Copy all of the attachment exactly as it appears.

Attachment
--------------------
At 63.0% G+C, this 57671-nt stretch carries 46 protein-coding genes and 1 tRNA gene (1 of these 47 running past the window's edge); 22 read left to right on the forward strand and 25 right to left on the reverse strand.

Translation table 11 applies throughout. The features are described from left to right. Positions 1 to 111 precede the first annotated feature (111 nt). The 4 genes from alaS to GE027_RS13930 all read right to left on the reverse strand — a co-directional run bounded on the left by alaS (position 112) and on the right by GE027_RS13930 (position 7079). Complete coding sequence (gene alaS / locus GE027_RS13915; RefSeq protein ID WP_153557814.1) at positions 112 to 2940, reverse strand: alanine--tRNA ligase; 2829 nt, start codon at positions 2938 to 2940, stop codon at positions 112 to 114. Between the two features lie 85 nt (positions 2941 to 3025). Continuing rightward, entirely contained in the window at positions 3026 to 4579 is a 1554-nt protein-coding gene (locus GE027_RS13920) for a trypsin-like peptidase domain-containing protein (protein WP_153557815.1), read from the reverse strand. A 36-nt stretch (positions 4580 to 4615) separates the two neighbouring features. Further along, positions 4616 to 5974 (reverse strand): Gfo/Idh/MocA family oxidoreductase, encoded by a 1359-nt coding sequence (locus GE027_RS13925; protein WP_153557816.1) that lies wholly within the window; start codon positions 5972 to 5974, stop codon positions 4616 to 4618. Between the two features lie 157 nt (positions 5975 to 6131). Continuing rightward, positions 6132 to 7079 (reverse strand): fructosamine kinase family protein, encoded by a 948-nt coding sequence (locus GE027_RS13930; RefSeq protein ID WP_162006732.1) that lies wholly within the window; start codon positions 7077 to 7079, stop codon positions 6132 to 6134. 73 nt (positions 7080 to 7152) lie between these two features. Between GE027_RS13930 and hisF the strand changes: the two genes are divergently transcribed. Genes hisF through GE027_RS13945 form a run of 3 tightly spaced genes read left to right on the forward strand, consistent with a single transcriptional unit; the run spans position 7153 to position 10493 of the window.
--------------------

At 63.0% G+C, this 57671-nt stretch carries 46 protein-coding genes and 1 tRNA gene (1 of these 47 running past the window's edge); 22 read left to right on the forward strand and 25 right to left on the reverse strand.

Translation table 11 applies throughout. The features are described from left to right. Positions 1 to 111 precede the first annotated feature (111 nt). The 4 genes from alaS to GE027_RS13930 all read right to left on the reverse strand — a co-directional run bounded on the left by alaS (position 112) and on the right by GE027_RS13930 (position 7079). Complete coding sequence (gene alaS / locus GE027_RS13915; RefSeq protein ID WP_153557814.1) at positions 112 to 2940, reverse strand: alanine--tRNA ligase; 2829 nt, start codon at positions 2938 to 2940, stop codon at positions 112 to 114. Between the two features lie 85 nt (positions 2941 to 3025). Continuing rightward, entirely contained in the window at positions 3026 to 4579 is a 1554-nt protein-coding gene (locus GE027_RS13920) for a trypsin-like peptidase domain-containing protein (protein WP_153557815.1), read from the reverse strand. A 36-nt stretch (positions 4580 to 4615) separates the two neighbouring features. Further along, positions 4616 to 5974 (reverse strand): Gfo/Idh/MocA family oxidoreductase, encoded by a 1359-nt coding sequence (locus GE027_RS13925; protein WP_153557816.1) that lies wholly within the window; start codon positions 5972 to 5974, stop codon positions 4616 to 4618. Between the two features lie 157 nt (positions 5975 to 6131). Continuing rightward, positions 6132 to 7079 (reverse strand): fructosamine kinase family protein, encoded by a 948-nt coding sequence (locus GE027_RS13930; RefSeq protein ID WP_162006732.1) that lies wholly within the window; start codon positions 7077 to 7079, stop codon positions 6132 to 6134. 73 nt (positions 7080 to 7152) lie between these two features. Between GE027_RS13930 and hisF the strand changes: the two genes are divergently transcribed. Genes hisF through GE027_RS13945 form a run of 3 tightly spaced genes read left to right on the forward strand, consistent with a single transcriptional unit; the run spans position 7153 to position 10493 of the window.